The UN has estimated that the number of refugees, asylum seekers and internally displaced people around the world has topped 65 million. Many of these people live in refugee camps across the globe. In Myanmar (Burma), thousands of people have fled civil war and found themselves confined to refugee camps in Thailand where they are vulnerable to human trafficking. In an attempt to provide for their families, refugees are lured for employment in Thailand and Malaysia then sold to employers as forced labourers. Saw Pol Lu fled Myanmar (Burma) to escape the civil wars and now lives in Mae La refugee camp along the Thai boarder. Here the widespread corruption and failed Thai policy led Saw Pol Lu, along with thousands of other refugees, in to the hands of human traffickers. Saw Pol Lu tells of the conditions and dangers faced by Burmese refugees in Thailand.

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Buy

It is estimated that 425,500 people are enslaved in Thailand, with the many subjected to forced labour. Women overseas-workers most often find employment in private households or service sectors, often finding themselves having to pay significant fees for the migration and recruitment process. Domestic servitude is also prevalent with the majority of enslaved being women from rural Thailand, Cambodia, Laos and Myanmar. Victims are often physically and sexually abused, confined to the house and find their pay and identity documents withheld.  Buy fled his home in Myanmar after he was forced to join the army and travelled to Thailand. In Thailand, Buy worked for two or three years in the agricultural sector without pay. When he did start asking for the wages that were owed to him, his employers called the police, and because he was undocumented, Buy was arrested. Buy found his way to the Chai Lai Eco Retreat which helps undocumented workers who have been trafficked in Thailand. They assisted him in getting a passport and work permit which ensures he is paid minimum wage. 

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Vatsana B

It is estimated that 425,500 people are enslaved in Thailand, with the many subjected to forced labour. Women overseas-workers most often find employment in private households or service sectors, often finding themselves having to pay significant fees for the migration and recruitment process. Domestic servitude is also prevalent with the majority of enslaved being women from rural Thailand, Cambodia, Laos and Myanmar. Victims are often physically and sexually abused, confined to the house and find their pay and identity documents withheld.  Vatsana was 13 years old when her parents could no longer afford to keep her in school and she travelled to Thailand to work. Though she was told she would be selling refreshments, upon arrival Vatsana was locked in a house, forced to do all household chores without pay and subjected to physical abuse.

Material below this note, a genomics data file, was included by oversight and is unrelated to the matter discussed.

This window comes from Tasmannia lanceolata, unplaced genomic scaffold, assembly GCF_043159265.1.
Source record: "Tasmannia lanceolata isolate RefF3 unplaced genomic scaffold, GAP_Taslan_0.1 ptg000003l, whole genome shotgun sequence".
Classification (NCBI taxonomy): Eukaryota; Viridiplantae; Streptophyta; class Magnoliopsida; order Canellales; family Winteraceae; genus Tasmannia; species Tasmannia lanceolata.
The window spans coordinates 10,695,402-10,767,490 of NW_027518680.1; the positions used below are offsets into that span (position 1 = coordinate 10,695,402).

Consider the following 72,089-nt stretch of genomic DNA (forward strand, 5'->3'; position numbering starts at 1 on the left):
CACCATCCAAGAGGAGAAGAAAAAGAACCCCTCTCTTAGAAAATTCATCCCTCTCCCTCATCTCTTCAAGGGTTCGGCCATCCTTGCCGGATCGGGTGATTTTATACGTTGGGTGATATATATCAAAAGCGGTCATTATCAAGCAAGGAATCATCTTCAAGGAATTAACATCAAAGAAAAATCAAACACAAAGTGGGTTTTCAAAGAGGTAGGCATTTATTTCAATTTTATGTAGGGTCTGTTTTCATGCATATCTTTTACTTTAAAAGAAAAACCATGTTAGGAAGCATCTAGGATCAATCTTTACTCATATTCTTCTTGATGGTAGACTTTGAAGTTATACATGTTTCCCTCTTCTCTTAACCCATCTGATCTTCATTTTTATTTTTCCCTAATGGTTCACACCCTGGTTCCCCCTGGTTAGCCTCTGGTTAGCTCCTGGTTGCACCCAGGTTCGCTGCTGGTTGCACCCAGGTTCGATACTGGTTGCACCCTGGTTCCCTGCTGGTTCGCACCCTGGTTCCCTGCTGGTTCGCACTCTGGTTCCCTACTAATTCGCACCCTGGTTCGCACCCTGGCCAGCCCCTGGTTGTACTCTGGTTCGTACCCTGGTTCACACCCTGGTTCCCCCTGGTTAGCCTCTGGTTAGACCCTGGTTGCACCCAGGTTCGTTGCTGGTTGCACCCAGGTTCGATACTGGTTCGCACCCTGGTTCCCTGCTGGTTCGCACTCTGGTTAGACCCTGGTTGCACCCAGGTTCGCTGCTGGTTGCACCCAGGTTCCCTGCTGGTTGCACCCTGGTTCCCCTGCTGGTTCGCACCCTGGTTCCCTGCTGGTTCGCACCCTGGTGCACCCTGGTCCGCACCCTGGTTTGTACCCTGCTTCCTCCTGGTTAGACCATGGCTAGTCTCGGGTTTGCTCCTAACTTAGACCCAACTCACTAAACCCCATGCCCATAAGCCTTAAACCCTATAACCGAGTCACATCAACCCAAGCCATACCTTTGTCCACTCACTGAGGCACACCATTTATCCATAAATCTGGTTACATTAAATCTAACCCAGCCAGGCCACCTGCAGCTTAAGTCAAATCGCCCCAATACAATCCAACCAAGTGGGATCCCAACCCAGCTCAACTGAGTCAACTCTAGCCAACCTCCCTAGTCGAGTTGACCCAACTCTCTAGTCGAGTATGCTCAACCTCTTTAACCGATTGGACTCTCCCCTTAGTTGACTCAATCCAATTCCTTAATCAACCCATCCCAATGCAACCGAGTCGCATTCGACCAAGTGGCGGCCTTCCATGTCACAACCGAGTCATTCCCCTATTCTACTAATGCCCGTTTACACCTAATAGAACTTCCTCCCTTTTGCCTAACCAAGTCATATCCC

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Yum

Men, women and children are victims of human trafficking for forced labour in the Thai fishing industry. Enslaved people are subjected to physical abuse, excessive and inhumane working hours, sleep and food deprivation, forced use of methamphetamines and long trips at sea confined to the vessel. Due to the fishing industry relying on trans-shipments at sea to reduce expenditure, some find themselves trapped on long-haul trawlers for years at a time. This makes the monitoring of enslaves labour on fishing vessels costly and difficult. The Thai Government has faced severe pressure to tackle forced labour specifically in the fishing sector, with the European Commission threatening a trade ban in 2015 for not taking sufficient measures to combat illegal and unregulated fishing that would cause the loss of up to US$1.4million a year in seafood exports. As a result the Government have reportedly accelerated efforts to combat labour exploitation, however despite this most workers in the Thai fishing sectors remain unregistered.    Yum was in Cambodia looking for work when he decided to travel with friends to Thailand. On the way, they were met by a man who offered them work on his farm, which they accepted. They were forced to work long hours with no wages. After a month, the farmer fled and Yum was offered work on a construction site in Thailand. However, in Thailand Yum arrived not at a construction site but a sea port. It was only after days on a fishing vessel that he was told he had been sold. Subjected to months at sea with poor nutrition and daily beatings, Yum was finally able to escape one the boat reached Indonesian waters.